NEW YORK (GenomeWeb) – An international team led by investigators in Switzerland has shown that both syndrome-associated copy number variants and rare CNVs affecting intellectual capabilities can turn up quite frequently in a population of individuals not selected for any particular clinical conditions.
As they reported online today in the Journal of the American Medical Association, the researchers did array-based copy number variant profiling on thousands of randomly selected individuals from an Estonian population biobank. Their results revealed dozens of individuals with copy number variants that have been linked to cognitive, psychiatric, or other syndromes.
Hundreds more carried rare autosomal deletions or duplications, the team noted, including some CNVs suspected of predisposing carriers to intellectual disability or lower-than-usual educational attainment.
Based on their findings in the Estonian population, the researchers, led by corresponding author Alexandre Reymond, a researcher with the University of Lausanne's Center for Integrative Genomics, noted that "individually rare but collectively common intermediate-size CNVs may be negatively associated with educational attainment."
Reymond and his colleagues drew from the Estonian Genome Center-University of Tartu (EGCUT) population biobank with the aim of characterizing contributions that CNVs make to genetic variation in an unselected population. The EGCUT collection includes samples from some 52,000 individuals, they noted, paired with self-reported health and lifestyle traits.
For the discovery stage of the study, the team did array-based CNV profiling on more than 7,000 of these individuals, followed by replication testing on nearly 1,100 more.
Following their quality control steps, the researchers were left with CNV data for 7,877 individuals from the discovery and replication groups. Of those, 56 individuals carried CNVs signifying autosomal syndromes ranging from cognitive or neuropsychiatric conditions to epilepsy or obesity.
Another 831 individuals — just over 10 percent of those tested — carried other forms of rare, autosomal CNVs. There, the team found that duplications were more common than deletions: In the discovery group, for example, 509 of 6,819 individuals had duplications spanning at least 250,000 bases, while just 216 carried rare autosomal deletions in that size range.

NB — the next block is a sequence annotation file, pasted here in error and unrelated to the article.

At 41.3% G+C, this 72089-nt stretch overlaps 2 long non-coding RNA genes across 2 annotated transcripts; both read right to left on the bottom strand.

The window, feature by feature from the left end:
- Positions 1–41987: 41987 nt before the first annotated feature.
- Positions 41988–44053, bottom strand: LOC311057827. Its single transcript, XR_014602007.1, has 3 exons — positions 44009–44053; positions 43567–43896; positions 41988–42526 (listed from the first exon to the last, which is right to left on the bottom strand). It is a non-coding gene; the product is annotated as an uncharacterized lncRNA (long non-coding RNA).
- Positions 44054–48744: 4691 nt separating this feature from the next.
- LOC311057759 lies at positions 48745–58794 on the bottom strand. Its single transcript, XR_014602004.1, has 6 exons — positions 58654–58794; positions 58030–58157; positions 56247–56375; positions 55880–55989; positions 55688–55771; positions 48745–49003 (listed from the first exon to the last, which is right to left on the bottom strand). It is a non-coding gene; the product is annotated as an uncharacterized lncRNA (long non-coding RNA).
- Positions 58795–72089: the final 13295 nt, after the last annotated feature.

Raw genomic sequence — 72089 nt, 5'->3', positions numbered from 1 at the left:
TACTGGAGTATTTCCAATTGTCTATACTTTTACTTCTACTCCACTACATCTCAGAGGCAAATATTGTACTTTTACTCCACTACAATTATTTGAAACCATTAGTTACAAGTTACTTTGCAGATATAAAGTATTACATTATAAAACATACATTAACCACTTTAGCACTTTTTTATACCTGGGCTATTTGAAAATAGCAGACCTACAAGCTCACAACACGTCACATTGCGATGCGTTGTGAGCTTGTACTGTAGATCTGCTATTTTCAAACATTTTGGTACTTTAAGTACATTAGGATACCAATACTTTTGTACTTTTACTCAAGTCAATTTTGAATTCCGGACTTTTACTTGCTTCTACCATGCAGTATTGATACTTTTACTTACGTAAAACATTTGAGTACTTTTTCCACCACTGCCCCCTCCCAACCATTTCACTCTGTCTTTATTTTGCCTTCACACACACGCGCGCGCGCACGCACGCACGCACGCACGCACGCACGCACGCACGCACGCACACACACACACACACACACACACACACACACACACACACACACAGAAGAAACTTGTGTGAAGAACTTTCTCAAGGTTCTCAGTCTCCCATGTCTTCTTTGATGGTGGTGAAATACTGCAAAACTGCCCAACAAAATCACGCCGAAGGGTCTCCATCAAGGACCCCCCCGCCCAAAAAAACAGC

On the other hand, even modestly large deletions appeared to increase the incidence of intellectual disability. The team noted that more than 5 percent of those with rare, autosomal deletions larger than 250,000 bases showed signs of intellectual disability — compared with 1.7 percent of individuals in the EGCUT population at large.
Similarly, cognitive problems turned up in six of the 102 individuals with large duplications, but only when those duplications spanned at least one million bases or more.
When they dug into these findings a bit more, the investigators learned that individuals with rare autosomal deletions larger than 250,000 bases or rare autosomal duplications than encompassed more than a million bases were also less likely to have finished high school than were individuals in the general population in Estonia.
The study's authors saw similar results in follow-up analyses on other individuals from Estonia and elsewhere, prompting them to propose that "both recurrent syndromic and rare intermediate-size non-recurrent CNVs, which are cumulatively frequent in the general population, are associated with intellectual disability and negatively with educational attainment.
Baylor College of Medicine and Texas Children's Hospital researcher James Lupski discussed the findings in a related editorial article set to appear in the same issue of JAMA.
Lupski noted that "[u]nderstanding the specific biological systems involved and how their perturbation results in reduced intellectual abilities including cognitive performance, will better characterize the molecular etiology and the potential cause for the susceptibility to intellection disability and other neurocognitive traits observed as well as provide insights into any other possibly associated disease processes."